- Pierre LeBrun, NHL
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CHICAGO -- The Chicago Blackhawks have played seven games in the 2010 Stanley Cup playoffs. And if they were truly honest with themselves, they'd look in the mirror and admit they've brought their A-game for only two or three of those matches.
That's the quagmire this highly talented yet equally frustrating club finds itself in more than a fortnight into what is supposed to be a trip to the Stanley Cup finals. At least, that's the expectation in this market.
There's no doubt in our mind the Hawks will rebound in grand style Monday night in Game 2; that's what they do when they're pressed up against the wall. In the first round, they followed up stinkers in Games 1 and 3 with better efforts, and the on-again, off-again commitment was good enough to polish off the offensively challenged Nashville Predators in six games.
The real crux of the Hawks' situation is whether they can will themselves to bring their best game night in, night out from now on. If they don't, they'll be watching the rest of the playoffs on TV after the second round.
The other three remaining teams in the Western Conference are just too good to let the Hawks dance their way through a playoff series and pick their spots of when they decide to play.
"We want to keep getting better one way or another every single game," Hawks captain Jonathan Toews said Sunday. "You're going to have ups and downs. When you win games, you go home and you can feel good about yourself, and you feel like there's nothing stopping you from going all the way to the last game to win the Cup. When you lose a game, it's the most depressing thing ever. It's trying to learn how to deal with that.
"We're going to have rough days, even on those tough days we have to be better than we were yesterday and find ways to hang in there because not everything is going to go our way. We dealt pretty well with the adversity Nashville presented us in the last series, and we're going to do it again in this one."
If a 5-1 loss to Vancouver in the opener on Saturday night doesn't hammer home the need for the Hawks to roll up their sleeves, what will? The thing is, the temptation is always there for this Hawks team to try to get by on talent. Let's face it, they had three healthy scratches in Game 1 -- Colin Fraser, Adam Burish and Ben Eager -- who could easily be a decent third line on most NHL teams. The Hawks are that deep.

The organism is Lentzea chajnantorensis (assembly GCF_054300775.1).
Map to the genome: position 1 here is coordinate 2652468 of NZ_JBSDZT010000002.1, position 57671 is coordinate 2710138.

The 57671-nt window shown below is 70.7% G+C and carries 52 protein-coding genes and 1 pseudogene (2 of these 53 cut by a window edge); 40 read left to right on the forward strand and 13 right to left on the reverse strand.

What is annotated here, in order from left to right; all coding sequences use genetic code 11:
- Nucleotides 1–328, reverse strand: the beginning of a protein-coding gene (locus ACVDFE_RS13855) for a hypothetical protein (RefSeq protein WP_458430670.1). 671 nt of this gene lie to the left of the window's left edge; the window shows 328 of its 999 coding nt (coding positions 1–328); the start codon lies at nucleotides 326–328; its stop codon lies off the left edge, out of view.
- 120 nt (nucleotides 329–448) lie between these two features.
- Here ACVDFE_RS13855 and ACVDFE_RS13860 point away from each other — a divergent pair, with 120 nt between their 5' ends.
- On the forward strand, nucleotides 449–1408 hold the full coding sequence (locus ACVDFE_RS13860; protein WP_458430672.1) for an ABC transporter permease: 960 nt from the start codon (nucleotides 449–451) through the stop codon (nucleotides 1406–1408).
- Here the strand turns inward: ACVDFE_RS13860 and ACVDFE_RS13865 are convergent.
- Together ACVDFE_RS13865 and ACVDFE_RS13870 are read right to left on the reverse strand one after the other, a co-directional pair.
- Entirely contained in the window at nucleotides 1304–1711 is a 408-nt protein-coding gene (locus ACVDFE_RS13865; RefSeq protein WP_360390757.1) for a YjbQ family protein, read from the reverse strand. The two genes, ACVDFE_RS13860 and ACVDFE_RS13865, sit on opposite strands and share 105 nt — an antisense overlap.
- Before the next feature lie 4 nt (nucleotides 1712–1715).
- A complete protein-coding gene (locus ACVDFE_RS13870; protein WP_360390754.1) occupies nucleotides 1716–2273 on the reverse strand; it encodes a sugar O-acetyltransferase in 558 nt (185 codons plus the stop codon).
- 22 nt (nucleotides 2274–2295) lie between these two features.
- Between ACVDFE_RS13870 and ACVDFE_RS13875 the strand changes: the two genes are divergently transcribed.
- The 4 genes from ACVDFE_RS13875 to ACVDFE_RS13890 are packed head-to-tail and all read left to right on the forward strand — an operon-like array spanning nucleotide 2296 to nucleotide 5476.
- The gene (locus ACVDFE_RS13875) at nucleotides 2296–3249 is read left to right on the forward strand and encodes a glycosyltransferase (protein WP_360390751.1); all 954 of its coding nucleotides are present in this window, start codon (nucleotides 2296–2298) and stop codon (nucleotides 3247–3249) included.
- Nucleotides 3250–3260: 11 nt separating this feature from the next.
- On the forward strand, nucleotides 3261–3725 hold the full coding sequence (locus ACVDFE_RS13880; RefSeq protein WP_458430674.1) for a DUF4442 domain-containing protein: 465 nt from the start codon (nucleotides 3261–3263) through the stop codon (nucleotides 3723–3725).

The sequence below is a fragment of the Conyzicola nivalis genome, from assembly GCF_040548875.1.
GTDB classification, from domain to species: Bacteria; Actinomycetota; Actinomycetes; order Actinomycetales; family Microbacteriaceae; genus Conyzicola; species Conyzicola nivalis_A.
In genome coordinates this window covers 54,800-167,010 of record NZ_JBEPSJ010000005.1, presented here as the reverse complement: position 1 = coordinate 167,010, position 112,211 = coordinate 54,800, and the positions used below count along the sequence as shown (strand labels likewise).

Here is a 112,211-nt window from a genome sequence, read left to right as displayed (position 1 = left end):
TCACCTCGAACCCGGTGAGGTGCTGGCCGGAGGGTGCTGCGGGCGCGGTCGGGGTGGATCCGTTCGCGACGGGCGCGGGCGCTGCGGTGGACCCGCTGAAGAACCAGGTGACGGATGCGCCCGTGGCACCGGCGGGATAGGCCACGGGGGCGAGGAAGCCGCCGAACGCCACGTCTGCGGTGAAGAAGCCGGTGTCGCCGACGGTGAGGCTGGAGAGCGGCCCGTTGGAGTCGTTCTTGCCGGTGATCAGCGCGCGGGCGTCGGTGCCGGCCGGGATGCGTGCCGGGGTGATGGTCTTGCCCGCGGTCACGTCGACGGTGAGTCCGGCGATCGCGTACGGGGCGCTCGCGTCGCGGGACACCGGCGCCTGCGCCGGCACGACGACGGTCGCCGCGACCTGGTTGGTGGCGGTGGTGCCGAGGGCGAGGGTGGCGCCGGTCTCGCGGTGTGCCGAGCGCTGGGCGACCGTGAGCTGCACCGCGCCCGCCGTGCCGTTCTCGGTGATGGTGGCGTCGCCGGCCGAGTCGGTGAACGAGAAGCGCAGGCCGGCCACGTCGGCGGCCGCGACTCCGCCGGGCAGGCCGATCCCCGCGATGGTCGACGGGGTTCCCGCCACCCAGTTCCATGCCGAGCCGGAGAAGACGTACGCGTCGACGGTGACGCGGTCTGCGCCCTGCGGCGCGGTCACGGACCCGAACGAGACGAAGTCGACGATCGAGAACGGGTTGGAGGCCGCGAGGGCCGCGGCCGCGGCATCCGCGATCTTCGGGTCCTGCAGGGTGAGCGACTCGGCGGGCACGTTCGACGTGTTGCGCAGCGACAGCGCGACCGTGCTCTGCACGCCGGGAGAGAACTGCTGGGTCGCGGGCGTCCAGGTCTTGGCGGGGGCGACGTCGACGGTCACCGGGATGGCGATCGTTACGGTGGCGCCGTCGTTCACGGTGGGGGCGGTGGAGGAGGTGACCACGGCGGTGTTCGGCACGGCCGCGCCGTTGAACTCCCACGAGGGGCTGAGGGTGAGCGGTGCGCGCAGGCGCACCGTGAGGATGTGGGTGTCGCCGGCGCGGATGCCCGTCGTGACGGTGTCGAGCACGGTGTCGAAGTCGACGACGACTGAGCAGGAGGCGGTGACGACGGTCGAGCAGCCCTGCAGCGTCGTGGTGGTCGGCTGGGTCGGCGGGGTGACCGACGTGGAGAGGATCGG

And yet, that's not good enough. The Ottawa Senators found that out for the better part of a decade before finally reaching the 2007 Stanley Cup finals. The Detroit Red Wings, a story that has been told so many times, also needed to learn that lesson the hard way in the early 1990s. The San Jose Sharks are still trying.
Those skill plays look so good in the regular season, but they have very little to do with winning playoff games. And that's the constant challenge for Hawks coach Joel Quenneville.
"We're pretty consistent as far as the energy level in our game," Quenneville said Sunday. "We generated a lot of offense last night that usually leads to some type of production. That's why I feel in this series we'll be measuring our performance by how well we check. We generated enough [Saturday night] that generally we're going to find the [back of] the net three, four, five times.
"If we keep doing those types of things around the net, we got to bear down; we got to make sure we counter on our chances. The quantity and quality last night was enough where we should have had more than one. But I'm not concerned about that part of our game because that's always there."
We wrote April 17 about Chicago's different challenge this season. They've been chosen to win. They're not getting their feet wet this spring -- they must deliver. That mental challenge, from this vantage point, continues to dog this young team two weeks later. A year ago, the Canucks were feeling those playoff expectations for the first time in a while.
"Last year, we had a good team and I think we felt we probably should have won the series against Chicago," Canucks star forward Daniel Sedin said Sunday. "But it's one of those things in the playoffs, you make a few mistakes and it's gonna cost you in the long run.
"If you look at any team that goes a long way, they've usually been through those kinds of things. Hopefully, we learned enough last year so we can go a long way this year."
The thing is, the Hawks haven't had that crushing playoff loss in which they were the favorite and didn't deliver. By the time they giggled their way to the conference finals last spring, they went out against mighty Detroit like they were supposed to. This time around? Any series loss will be deemed a failure. Of course, they can't admit that.
"I don't think it changes much," Hawks forward Patrick Sharp said Sunday. "Last year, there wasn't the expectations we had this year, but we put those on ourselves, as well. You look inside our locker room, we're expecting to go far in the playoffs, and it starts with this series and Vancouver. Everyone talks about down the road and the Stanley Cup, but we're worried about Game 2."
Pierre LeBrun covers the NHL for ESPN.com.
Can the Hawks bring their best game night in, night out from now on? If they don't, they'll be watching the rest of the playoffs on TV after the second round.